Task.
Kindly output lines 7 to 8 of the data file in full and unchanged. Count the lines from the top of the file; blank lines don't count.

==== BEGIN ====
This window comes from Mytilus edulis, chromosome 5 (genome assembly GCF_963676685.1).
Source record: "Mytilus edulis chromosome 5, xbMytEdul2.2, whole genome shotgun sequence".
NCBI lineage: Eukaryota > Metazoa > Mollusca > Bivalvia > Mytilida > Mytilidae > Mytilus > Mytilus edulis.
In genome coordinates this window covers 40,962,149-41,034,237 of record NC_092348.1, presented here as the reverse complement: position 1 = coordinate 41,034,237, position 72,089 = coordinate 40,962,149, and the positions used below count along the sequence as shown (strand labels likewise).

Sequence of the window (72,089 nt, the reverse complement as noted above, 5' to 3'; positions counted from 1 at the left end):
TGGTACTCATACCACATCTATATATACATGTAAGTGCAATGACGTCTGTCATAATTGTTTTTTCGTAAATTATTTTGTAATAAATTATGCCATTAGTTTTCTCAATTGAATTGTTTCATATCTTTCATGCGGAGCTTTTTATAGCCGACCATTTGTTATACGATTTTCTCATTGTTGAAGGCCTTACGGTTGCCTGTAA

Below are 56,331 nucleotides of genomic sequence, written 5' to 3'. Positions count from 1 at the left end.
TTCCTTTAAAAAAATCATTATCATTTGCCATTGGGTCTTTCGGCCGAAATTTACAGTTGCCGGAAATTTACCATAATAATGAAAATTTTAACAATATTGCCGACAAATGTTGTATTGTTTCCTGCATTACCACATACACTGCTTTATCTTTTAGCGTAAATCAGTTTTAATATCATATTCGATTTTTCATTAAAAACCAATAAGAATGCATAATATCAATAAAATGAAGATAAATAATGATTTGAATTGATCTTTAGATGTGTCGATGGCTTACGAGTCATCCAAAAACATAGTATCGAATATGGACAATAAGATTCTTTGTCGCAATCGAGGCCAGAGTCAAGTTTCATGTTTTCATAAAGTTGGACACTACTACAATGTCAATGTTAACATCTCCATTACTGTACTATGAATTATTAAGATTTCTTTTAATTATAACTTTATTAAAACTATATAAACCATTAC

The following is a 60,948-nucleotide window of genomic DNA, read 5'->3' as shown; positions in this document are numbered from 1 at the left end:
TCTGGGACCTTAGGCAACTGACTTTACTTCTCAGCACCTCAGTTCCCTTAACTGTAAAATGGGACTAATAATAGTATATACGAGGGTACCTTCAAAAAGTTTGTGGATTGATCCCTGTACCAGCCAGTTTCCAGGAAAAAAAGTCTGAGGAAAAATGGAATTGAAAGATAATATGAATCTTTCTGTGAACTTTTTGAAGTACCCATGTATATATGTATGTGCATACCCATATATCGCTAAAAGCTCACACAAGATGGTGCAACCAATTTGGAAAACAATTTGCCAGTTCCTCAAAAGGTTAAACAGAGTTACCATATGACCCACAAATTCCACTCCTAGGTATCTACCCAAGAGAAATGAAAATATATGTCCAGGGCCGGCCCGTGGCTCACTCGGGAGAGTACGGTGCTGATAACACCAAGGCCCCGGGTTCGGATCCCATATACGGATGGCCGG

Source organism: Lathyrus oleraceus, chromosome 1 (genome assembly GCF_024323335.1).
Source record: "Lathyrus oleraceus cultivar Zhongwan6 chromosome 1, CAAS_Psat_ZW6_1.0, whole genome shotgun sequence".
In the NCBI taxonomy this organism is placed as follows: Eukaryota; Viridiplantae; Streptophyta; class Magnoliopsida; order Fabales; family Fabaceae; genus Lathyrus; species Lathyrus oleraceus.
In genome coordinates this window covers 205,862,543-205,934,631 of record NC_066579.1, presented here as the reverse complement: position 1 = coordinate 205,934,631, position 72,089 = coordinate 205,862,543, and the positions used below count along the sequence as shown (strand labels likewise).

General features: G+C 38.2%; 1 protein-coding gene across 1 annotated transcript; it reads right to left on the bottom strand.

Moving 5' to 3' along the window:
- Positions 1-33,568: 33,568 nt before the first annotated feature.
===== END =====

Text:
Below are 56,331 nucleotides of genomic sequence, written 5' to 3'. Positions count from 1 at the left end.
TTCCTTTAAAAAAATCATTATCATTTGCCATTGGGTCTTTCGGCCGAAATTTACAGTTGCCGGAAATTTACCATAATAATGAAAATTTTAACAATATTGCCGACAAATGTTGTATTGTTTCCTGCATTACCACATACACTGCTTTATCTTTTAGCGTAAATCAGTTTTAATATCATATTCGATTTTTCATTAAAAACCAATAAGAATGCATAATATCAATAAAATGAAGATAAATAATGATTTGAATTGATCTTTAGATGTGTCGATGGCTTACGAGTCATCCAAAAACATAGTATCGAATATGGACAATAAGATTCTTTGTCGCAATCGAGGCCAGAGTCAAGTTTCATGTTTTCATAAAGTTGGACACTACTACAATGTCAATGTTAACATCTCCATTACTGTACTATGAATTATTAAGATTTCTTTTAATTATAACTTTATTAAAACTATATAAACCATTAC